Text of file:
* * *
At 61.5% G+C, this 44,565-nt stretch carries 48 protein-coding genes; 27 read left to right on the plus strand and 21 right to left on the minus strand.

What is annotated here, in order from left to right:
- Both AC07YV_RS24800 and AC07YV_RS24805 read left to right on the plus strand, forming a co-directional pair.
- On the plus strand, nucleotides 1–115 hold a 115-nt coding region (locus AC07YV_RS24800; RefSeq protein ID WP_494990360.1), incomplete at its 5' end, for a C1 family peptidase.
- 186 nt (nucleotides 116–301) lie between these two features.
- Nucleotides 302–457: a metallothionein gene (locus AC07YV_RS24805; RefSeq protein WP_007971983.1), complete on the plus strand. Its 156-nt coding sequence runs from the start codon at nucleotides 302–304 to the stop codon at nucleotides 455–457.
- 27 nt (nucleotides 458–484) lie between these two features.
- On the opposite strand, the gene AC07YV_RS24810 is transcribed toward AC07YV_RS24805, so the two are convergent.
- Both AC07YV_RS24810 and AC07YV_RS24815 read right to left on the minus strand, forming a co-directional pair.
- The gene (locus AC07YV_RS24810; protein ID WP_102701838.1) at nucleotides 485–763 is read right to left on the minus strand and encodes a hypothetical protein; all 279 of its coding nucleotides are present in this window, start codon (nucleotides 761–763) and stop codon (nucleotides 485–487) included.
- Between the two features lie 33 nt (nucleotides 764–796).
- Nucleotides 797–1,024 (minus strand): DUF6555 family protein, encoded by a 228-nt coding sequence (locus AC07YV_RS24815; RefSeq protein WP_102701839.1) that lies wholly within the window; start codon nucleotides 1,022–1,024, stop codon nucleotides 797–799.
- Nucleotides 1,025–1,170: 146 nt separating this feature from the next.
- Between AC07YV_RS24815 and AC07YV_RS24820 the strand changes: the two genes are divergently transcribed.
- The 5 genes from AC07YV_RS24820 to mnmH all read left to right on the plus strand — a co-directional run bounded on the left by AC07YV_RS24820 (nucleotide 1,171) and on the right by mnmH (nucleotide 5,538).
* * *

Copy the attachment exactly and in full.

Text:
At 61.5% G+C, this 44,565-nt stretch carries 48 protein-coding genes; 27 read left to right on the plus strand and 21 right to left on the minus strand.

What is annotated here, in order from left to right:
- Both AC07YV_RS24800 and AC07YV_RS24805 read left to right on the plus strand, forming a co-directional pair.
- On the plus strand, nucleotides 1–115 hold a 115-nt coding region (locus AC07YV_RS24800; RefSeq protein ID WP_494990360.1), incomplete at its 5' end, for a C1 family peptidase.
- 186 nt (nucleotides 116–301) lie between these two features.
- Nucleotides 302–457: a metallothionein gene (locus AC07YV_RS24805; RefSeq protein WP_007971983.1), complete on the plus strand. Its 156-nt coding sequence runs from the start codon at nucleotides 302–304 to the stop codon at nucleotides 455–457.
- 27 nt (nucleotides 458–484) lie between these two features.
- On the opposite strand, the gene AC07YV_RS24810 is transcribed toward AC07YV_RS24805, so the two are convergent.
- Both AC07YV_RS24810 and AC07YV_RS24815 read right to left on the minus strand, forming a co-directional pair.
- The gene (locus AC07YV_RS24810; protein ID WP_102701838.1) at nucleotides 485–763 is read right to left on the minus strand and encodes a hypothetical protein; all 279 of its coding nucleotides are present in this window, start codon (nucleotides 761–763) and stop codon (nucleotides 485–487) included.
- Between the two features lie 33 nt (nucleotides 764–796).
- Nucleotides 797–1,024 (minus strand): DUF6555 family protein, encoded by a 228-nt coding sequence (locus AC07YV_RS24815; RefSeq protein WP_102701839.1) that lies wholly within the window; start codon nucleotides 1,022–1,024, stop codon nucleotides 797–799.
- Nucleotides 1,025–1,170: 146 nt separating this feature from the next.
- Between AC07YV_RS24815 and AC07YV_RS24820 the strand changes: the two genes are divergently transcribed.
- The 5 genes from AC07YV_RS24820 to mnmH all read left to right on the plus strand — a co-directional run bounded on the left by AC07YV_RS24820 (nucleotide 1,171) and on the right by mnmH (nucleotide 5,538).